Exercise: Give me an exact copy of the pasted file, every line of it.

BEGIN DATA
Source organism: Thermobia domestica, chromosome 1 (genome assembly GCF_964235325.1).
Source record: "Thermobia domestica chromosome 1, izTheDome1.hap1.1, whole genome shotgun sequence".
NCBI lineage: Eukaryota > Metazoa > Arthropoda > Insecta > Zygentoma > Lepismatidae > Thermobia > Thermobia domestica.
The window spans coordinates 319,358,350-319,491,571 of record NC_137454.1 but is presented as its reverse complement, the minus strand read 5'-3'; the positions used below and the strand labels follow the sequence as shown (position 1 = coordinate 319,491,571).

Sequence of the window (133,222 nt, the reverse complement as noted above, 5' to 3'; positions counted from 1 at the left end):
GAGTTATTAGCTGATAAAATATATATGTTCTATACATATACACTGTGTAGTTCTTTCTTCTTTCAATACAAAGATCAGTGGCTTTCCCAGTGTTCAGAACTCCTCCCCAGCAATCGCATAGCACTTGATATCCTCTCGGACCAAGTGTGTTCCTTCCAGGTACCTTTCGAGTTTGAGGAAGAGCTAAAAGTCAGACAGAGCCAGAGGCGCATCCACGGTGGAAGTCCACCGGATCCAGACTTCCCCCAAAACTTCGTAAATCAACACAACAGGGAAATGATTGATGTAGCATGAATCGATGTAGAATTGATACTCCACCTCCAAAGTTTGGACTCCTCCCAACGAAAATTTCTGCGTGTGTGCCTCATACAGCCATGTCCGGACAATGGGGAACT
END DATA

Source organism: Thermobia domestica, chromosome 1 (genome assembly GCF_964235325.1).
Source record: "Thermobia domestica chromosome 1, izTheDome1.hap1.1, whole genome shotgun sequence".
NCBI lineage: Eukaryota > Metazoa > Arthropoda > Insecta > Zygentoma > Lepismatidae > Thermobia > Thermobia domestica.
The window spans coordinates 319,358,350-319,491,571 of record NC_137454.1 but is presented as its reverse complement, the minus strand read 5'-3'; the positions used below and the strand labels follow the sequence as shown (position 1 = coordinate 319,491,571).

Sequence of the window (133,222 nt, the reverse complement as noted above, 5' to 3'; positions counted from 1 at the left end):
GAGTTATTAGCTGATAAAATATATATGTTCTATACATATACACTGTGTAGTTCTTTCTTCTTTCAATACAAAGATCAGTGGCTTTCCCAGTGTTCAGAACTCCTCCCCAGCAATCGCATAGCACTTGATATCCTCTCGGACCAAGTGTGTTCCTTCCAGGTACCTTTCGAGTTTGAGGAAGAGCTAAAAGTCAGACAGAGCCAGAGGCGCATCCACGGTGGAAGTCCACCGGATCCAGACTTCCCCCAAAACTTCGTAAATCAACACAACAGGGAAATGATTGATGTAGCATGAATCGATGTAGAATTGATACTCCACCTCCAAAGTTTGGACTCCTCCCAACGAAAATTTCTGCGTGTGTGCCTCATACAGCCATGTCCGGACAATGGGGAACT